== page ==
Happiness

Our culture struggles to see how a person can be happy and fulfilled living a chaste celibate life. Studies continue to show that priests are some of the happiest and most fulfilled people on the planet. That joy comes from a life given over to God and sustained by deep prayer. When a man discovers that God may be calling him into a priestly vocation there is a wonder and awe that is truly divine.

Timing

Many parents wonder if their child would be better off going to college or working for a while before they head off to seminary. The life in a seminary is not an escape from reality but a place in which a person comes to know themselves in a more profound way. One does not discern the priesthood and then go to seminary. Instead, a man sensing a call by God goes to the seminary to discern the priesthood. For those who are not called their lives are enriched by the formation offered at the seminary. Time in the seminary is never waisted because no matter which direction God ultimately calls us, this time of formation will only help us grow in our faith and ability to share it with others.

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"A priest in the family" by Fr. Brett A. Brannen

Recommended Reading for parents!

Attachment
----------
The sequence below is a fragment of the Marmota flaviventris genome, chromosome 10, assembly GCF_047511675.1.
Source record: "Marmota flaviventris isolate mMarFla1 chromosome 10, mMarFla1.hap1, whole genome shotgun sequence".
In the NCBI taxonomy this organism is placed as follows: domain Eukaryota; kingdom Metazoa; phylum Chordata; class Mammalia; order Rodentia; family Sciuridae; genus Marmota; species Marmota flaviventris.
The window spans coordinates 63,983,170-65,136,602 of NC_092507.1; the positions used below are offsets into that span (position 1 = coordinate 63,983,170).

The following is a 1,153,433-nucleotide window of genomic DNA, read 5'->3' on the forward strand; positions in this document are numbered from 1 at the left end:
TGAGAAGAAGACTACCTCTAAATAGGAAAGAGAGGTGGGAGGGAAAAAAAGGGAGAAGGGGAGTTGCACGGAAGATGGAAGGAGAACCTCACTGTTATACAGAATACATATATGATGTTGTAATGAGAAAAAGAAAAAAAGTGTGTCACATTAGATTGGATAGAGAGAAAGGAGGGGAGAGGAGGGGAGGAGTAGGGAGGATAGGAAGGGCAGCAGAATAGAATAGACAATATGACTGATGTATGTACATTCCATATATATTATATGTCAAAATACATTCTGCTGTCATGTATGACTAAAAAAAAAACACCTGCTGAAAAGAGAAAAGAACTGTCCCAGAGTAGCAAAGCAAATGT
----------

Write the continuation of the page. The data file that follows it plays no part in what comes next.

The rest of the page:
Fr. Brett Brannen is widely known as a powerful speaker and an expert in priestly formation. He recently served for five years as the vice-rector of Mount St. Mary’s Seminary in Emmitsburg, MD.
vianneyvocations.com

Book Description:
“My son, a priest!? Won’t he be lonely? What about celibacy? Isn’t he too young? I just want him to be happy!”
These and dozens of other questions and concerns are common among parents of would-be priests. With his gift for storytelling and down-to-earth wisdom, Fr. Brett Brannen addresses a wide range of issues in A Priest in the Family: A Guide for Parents Whose Sons are Considering Priesthood. Like his previous book, To Save a Thousand Souls, Fr. Brannen’s new book for parents is filled with humor, anecdotes, and dramatic stories from his own life as a priest. In twelve short, easy-to-read chapters, he explains priesthood, seminary, celibacy, and how a man discerns his vocation—all while keeping in mind parents’ legitimate concerns. Readers have praised A Priest in the Family as an entertaining read that manages to allay parents’ fears and show them how to support their son, while offering a few laughs and a dose of inspiration along the way.

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"Why Priests Are Happy: A Study of the Psychological and Spiritual Health of Priests" by Stephen J. Rossetti

Recommended Reading for parents!

Book Description:
In his groundbreaking study, Msgr. Stephen J. Rossetti, the leading American authority on the Catholic priesthood and former director of the Saint Luke Institute, finds that American priests enjoy an extraordinarily high rate of happiness and satisfaction, among the highest of any profession.

Msgr. Stephen J. Rossetti, a psychologist, professor of pastoral studies, and the bestselling author of books for priests, recently conducted the most comprehensive survey of priestly happiness and spiritual lives ever undertaken.